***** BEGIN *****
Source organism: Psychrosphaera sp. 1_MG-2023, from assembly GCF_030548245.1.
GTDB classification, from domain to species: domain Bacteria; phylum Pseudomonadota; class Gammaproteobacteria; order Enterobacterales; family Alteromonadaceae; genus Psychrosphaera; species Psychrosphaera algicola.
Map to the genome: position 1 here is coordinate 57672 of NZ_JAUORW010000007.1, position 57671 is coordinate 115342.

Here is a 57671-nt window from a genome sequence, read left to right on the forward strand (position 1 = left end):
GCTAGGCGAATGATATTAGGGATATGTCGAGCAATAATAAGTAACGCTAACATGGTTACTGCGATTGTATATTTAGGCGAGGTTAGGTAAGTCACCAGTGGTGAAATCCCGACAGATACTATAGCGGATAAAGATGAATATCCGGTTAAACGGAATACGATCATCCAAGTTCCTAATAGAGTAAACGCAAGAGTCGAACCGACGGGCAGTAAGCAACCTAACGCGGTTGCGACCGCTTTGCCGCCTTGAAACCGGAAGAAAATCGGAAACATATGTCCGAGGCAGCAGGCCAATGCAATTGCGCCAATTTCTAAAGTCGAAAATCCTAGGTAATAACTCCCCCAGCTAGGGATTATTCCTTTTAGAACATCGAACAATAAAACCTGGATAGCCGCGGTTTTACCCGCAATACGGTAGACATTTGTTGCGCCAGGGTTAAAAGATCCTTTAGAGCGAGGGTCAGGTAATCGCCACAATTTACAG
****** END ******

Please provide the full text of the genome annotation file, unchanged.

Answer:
Source organism: Psychrosphaera sp. 1_MG-2023, from assembly GCF_030548245.1.
GTDB classification, from domain to species: domain Bacteria; phylum Pseudomonadota; class Gammaproteobacteria; order Enterobacterales; family Alteromonadaceae; genus Psychrosphaera; species Psychrosphaera algicola.
Map to the genome: position 1 here is coordinate 57672 of NZ_JAUORW010000007.1, position 57671 is coordinate 115342.

Here is a 57671-nt window from a genome sequence, read left to right on the forward strand (position 1 = left end):
GCTAGGCGAATGATATTAGGGATATGTCGAGCAATAATAAGTAACGCTAACATGGTTACTGCGATTGTATATTTAGGCGAGGTTAGGTAAGTCACCAGTGGTGAAATCCCGACAGATACTATAGCGGATAAAGATGAATATCCGGTTAAACGGAATACGATCATCCAAGTTCCTAATAGAGTAAACGCAAGAGTCGAACCGACGGGCAGTAAGCAACCTAACGCGGTTGCGACCGCTTTGCCGCCTTGAAACCGGAAGAAAATCGGAAACATATGTCCGAGGCAGCAGGCCAATGCAATTGCGCCAATTTCTAAAGTCGAAAATCCTAGGTAATAACTCCCCCAGCTAGGGATTATTCCTTTTAGAACATCGAACAATAAAACCTGGATAGCCGCGGTTTTACCCGCAATACGGTAGACATTTGTTGCGCCAGGGTTAAAAGATCCTTTAGAGCGAGGGTCAGGTAATCGCCACAATTTACAG